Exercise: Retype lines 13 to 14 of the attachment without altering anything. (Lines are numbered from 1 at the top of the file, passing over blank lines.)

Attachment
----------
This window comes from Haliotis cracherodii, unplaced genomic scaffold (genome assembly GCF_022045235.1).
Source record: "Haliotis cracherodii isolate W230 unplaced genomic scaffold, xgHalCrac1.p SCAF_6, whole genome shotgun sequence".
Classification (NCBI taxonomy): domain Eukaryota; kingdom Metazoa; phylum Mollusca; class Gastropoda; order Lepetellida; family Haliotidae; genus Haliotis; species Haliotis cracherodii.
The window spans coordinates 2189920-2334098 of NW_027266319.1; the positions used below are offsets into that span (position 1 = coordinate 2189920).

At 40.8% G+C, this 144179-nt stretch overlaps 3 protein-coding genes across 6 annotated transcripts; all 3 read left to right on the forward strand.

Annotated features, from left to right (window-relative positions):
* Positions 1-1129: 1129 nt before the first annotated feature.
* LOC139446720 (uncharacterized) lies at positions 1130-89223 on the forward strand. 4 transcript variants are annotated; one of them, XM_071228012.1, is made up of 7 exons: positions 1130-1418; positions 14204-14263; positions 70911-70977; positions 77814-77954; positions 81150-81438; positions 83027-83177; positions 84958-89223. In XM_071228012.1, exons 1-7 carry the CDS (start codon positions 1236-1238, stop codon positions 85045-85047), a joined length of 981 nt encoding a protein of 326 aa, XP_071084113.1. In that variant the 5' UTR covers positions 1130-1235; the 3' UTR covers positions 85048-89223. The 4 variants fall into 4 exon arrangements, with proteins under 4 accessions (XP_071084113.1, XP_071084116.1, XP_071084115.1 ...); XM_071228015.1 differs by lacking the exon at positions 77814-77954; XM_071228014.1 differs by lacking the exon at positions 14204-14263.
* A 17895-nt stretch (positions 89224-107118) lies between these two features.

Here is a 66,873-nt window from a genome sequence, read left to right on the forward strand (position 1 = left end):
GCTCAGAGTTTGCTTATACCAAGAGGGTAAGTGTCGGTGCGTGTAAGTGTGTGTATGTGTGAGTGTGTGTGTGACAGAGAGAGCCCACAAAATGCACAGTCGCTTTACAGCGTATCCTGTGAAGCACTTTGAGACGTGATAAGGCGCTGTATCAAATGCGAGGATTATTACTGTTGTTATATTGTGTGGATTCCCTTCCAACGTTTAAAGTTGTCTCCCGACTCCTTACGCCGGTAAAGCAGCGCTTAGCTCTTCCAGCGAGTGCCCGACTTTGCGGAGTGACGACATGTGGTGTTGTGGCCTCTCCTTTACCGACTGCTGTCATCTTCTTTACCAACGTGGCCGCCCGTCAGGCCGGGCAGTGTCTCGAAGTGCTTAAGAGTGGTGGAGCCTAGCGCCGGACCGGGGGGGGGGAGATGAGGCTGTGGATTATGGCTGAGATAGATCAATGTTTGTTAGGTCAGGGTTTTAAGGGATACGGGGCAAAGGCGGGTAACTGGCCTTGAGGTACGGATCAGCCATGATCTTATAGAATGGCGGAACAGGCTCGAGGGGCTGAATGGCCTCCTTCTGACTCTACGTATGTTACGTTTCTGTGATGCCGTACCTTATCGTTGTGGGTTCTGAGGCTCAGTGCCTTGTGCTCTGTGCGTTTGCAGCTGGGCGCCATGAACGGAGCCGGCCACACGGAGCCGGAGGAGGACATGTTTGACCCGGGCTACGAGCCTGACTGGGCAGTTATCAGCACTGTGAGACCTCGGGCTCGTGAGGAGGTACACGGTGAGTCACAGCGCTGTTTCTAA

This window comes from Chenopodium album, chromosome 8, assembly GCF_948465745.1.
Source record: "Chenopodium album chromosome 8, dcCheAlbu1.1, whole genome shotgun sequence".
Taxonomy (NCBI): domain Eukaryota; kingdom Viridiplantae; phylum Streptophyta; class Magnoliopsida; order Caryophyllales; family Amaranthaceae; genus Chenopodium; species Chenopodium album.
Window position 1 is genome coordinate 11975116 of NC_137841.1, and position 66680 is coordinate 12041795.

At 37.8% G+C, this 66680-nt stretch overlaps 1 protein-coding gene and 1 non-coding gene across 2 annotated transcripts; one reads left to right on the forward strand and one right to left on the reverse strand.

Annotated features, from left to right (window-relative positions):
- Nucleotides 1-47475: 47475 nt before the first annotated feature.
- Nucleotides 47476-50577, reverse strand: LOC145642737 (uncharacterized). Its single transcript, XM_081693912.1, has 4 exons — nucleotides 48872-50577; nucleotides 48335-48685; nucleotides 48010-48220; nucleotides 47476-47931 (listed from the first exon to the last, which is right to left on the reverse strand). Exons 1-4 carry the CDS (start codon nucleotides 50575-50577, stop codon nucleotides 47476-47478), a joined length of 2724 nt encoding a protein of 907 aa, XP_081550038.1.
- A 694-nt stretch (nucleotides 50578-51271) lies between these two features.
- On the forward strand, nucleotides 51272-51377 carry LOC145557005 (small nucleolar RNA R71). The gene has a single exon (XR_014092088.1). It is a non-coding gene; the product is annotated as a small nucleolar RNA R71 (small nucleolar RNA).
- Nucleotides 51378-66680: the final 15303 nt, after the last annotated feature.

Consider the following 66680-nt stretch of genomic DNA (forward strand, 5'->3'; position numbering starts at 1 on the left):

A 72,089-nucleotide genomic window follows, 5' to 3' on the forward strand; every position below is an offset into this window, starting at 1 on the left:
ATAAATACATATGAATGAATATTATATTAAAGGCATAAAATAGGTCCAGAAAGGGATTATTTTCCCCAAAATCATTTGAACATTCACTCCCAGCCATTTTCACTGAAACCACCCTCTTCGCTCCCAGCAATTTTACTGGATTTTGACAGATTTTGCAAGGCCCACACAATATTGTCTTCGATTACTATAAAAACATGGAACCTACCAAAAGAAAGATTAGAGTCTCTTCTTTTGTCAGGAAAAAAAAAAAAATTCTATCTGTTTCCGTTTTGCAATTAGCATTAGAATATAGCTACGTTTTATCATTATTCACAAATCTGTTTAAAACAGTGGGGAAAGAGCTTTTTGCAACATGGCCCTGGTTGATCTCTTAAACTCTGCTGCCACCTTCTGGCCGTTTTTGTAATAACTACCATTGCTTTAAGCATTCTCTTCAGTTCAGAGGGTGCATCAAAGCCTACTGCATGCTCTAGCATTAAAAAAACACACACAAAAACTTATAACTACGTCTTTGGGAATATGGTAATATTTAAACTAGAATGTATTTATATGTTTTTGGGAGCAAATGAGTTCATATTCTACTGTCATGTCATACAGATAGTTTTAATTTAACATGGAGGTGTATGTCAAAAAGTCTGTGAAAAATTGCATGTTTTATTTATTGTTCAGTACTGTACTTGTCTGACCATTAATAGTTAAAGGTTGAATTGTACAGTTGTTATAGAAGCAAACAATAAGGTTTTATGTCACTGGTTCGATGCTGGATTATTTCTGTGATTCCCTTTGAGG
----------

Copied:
Source record: "Chenopodium album chromosome 8, dcCheAlbu1.1, whole genome shotgun sequence".
Taxonomy (NCBI): domain Eukaryota; kingdom Viridiplantae; phylum Streptophyta; class Magnoliopsida; order Caryophyllales; family Amaranthaceae; genus Chenopodium; species Chenopodium album.